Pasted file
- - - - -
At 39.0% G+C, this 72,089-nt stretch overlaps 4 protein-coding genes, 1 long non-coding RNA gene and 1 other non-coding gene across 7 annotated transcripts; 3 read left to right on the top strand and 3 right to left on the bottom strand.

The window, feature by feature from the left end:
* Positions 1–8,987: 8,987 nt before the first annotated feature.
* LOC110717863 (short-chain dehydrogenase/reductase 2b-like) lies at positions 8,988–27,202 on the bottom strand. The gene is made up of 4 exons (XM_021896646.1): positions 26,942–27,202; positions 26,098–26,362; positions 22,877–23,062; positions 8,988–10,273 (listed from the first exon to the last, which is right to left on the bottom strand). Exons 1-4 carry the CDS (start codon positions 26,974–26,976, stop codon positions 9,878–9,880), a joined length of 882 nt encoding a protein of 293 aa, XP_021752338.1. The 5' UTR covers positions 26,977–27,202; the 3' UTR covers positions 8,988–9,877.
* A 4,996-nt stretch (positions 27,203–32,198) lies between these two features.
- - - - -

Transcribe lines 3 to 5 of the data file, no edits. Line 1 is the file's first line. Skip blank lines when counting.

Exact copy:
* Positions 1–8,987: 8,987 nt before the first annotated feature.
* LOC110717863 (short-chain dehydrogenase/reductase 2b-like) lies at positions 8,988–27,202 on the bottom strand. The gene is made up of 4 exons (XM_021896646.1): positions 26,942–27,202; positions 26,098–26,362; positions 22,877–23,062; positions 8,988–10,273 (listed from the first exon to the last, which is right to left on the bottom strand). Exons 1-4 carry the CDS (start codon positions 26,974–26,976, stop codon positions 9,878–9,880), a joined length of 882 nt encoding a protein of 293 aa, XP_021752338.1. The 5' UTR covers positions 26,977–27,202; the 3' UTR covers positions 8,988–9,877.
* A 4,996-nt stretch (positions 27,203–32,198) lies between these two features.